1st - 4th April: Hanoi

Accommodation:  Royal Palace Hotel II  -  £18 per night, double room

After a very easy start to the morning, slowly packing in readiness for Hanoi and giving the apartment a barely needed tidy, I headed to Hong Kong Station where, very conveniently, you can check in your baggage, how cool is that! After a peruse around the shopping mall and a spot of breakfast I was soon aboard the Airport Express for, thankfully, the last time. The airport is, at best functional, with a wide variety of restaurants & a few shops but little artistic or aesthetic merit. At least there was free wi-fi to while away the time.

Stormy Hong Kong weather had resulted in a delay and a subsequently turbulent, though otherwise eventless, flight which arrived in Hanoi an hour late. Unfortunately this and the time taken to go through the, pretty efficient, Visa On Arrival procedure meant that my very affable young driver, Nghia, had been waiting around for two hours. I’d arranged my visa through www.vietnamvoa.com before leaving England as they had good reviews and were the cheapest, $8 for the approval letter then $45 on arrival. With undiminished good nature Nghia  respectfully asked if I'd mind speaking to him during the hour-long journey as he was trying to improve his, already good, English. This is something I was to encounter often throughout my journey and been generally happy to do, it's not as though I didn't have the time after all, and it would also give me the chance to get a small insight into life in the country. All I asked in return was that he teach me how to cross the notorious Hanoi roads.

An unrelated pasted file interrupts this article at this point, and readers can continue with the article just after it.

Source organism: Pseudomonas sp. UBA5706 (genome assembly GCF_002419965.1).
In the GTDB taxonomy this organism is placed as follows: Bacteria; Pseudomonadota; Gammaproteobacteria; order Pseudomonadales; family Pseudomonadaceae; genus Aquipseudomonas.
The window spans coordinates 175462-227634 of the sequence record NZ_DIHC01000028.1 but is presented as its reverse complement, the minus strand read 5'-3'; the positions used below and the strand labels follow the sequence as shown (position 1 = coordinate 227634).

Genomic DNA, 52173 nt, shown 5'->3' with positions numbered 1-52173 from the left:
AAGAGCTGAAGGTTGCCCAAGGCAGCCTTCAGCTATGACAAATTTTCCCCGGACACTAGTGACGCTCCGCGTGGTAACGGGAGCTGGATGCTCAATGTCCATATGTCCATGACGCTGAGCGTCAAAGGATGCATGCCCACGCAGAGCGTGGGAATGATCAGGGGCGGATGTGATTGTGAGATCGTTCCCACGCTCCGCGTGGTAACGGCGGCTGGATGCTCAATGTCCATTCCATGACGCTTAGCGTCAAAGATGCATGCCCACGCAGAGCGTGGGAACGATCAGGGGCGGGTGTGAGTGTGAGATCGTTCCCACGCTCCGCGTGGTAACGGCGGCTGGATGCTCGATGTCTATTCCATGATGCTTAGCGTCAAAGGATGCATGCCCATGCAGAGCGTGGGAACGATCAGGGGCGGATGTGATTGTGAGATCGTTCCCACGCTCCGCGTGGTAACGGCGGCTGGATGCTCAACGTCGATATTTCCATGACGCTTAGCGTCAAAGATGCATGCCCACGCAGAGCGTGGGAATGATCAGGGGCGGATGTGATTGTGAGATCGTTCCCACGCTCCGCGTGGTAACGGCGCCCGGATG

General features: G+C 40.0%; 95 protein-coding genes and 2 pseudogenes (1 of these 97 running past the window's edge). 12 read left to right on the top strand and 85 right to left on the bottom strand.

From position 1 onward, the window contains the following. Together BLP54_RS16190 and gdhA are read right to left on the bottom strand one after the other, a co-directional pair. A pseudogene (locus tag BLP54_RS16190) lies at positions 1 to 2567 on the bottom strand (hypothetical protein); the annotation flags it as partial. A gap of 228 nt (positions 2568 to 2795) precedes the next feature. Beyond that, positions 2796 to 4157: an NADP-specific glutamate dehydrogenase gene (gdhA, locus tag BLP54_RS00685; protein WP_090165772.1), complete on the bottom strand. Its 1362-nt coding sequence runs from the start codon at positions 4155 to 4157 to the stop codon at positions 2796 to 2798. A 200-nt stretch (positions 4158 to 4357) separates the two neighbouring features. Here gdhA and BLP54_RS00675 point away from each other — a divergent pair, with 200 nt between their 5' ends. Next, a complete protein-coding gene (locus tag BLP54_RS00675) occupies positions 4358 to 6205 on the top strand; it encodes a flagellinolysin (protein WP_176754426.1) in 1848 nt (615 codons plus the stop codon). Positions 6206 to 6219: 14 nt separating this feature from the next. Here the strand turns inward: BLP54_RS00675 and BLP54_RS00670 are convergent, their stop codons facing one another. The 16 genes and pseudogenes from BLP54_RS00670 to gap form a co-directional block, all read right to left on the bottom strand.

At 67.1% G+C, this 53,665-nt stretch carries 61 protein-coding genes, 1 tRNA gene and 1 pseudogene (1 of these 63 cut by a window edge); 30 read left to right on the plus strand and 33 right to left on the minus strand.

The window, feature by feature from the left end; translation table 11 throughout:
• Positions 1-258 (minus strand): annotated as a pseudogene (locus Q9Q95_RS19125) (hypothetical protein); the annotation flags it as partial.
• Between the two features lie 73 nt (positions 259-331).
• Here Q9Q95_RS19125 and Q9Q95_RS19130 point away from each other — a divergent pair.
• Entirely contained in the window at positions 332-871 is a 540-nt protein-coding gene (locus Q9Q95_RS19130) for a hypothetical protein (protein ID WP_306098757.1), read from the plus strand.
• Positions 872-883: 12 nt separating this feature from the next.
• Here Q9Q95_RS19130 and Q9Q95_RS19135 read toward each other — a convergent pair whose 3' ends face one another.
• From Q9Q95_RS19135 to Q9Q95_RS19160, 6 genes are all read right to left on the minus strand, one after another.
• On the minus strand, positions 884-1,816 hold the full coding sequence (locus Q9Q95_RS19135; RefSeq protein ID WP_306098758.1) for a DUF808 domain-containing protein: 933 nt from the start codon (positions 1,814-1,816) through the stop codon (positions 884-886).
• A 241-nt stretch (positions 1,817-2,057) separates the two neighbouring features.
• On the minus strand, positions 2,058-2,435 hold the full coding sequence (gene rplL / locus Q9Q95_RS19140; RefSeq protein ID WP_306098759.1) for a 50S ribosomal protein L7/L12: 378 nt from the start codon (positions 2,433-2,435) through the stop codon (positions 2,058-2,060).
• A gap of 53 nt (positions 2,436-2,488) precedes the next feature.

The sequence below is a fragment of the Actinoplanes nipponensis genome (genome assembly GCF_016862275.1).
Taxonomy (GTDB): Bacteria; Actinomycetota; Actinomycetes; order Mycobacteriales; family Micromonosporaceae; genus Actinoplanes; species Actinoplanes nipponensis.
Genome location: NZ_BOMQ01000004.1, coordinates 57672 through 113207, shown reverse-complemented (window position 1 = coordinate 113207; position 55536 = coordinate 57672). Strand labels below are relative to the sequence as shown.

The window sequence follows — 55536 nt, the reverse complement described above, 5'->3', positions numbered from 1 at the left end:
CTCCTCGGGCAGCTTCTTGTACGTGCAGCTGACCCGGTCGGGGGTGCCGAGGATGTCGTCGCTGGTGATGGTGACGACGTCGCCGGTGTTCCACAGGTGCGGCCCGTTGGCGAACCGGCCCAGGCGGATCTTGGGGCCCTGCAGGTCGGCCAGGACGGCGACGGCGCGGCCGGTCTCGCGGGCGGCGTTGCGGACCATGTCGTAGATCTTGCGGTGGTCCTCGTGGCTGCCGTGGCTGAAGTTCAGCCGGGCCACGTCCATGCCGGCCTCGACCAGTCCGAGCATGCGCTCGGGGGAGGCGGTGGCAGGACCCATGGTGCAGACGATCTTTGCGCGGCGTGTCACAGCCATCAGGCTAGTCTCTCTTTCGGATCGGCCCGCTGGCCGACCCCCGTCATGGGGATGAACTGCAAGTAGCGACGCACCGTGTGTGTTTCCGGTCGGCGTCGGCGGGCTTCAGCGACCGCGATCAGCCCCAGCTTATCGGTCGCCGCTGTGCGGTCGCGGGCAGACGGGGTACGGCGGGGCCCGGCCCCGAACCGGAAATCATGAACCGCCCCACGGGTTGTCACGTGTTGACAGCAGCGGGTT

After a warm welcome at the grandly titled Royal Palace Hotel II, which is neither a palace nor particularly regal, I'd quickly dumped the bags and was exploring the streets armed with a map and very little idea, maybe a quick read of the Rough Guide I'd been carrying would've helped!?!? I wrongly expected there'd be bars near the night market, unbeknown to me I was one street out, doh! Initially I was unconcerned as it was nice to stretch the legs but after about an hour going in the same direction I was getting hot and very thirsty so decided to head back. Imagine my surprise at discovering I'd blindly walked past two bars within ten minutes of the hotel. My enquiry about a beer was greeted with a mardy-arsed "we close at 11!", as it was 10:20 I didn't see her problem but knew I'd be pushing it if I tried for a third after two swifties. Good thing as it happened as Coyen Restaurant down the road fed & watered me at 10:55, I even got service with a smile. This I repaid by eating there every night, great food it was to! First lesson was learnt, legally bars & restaurants in Vietnam close at 11pm.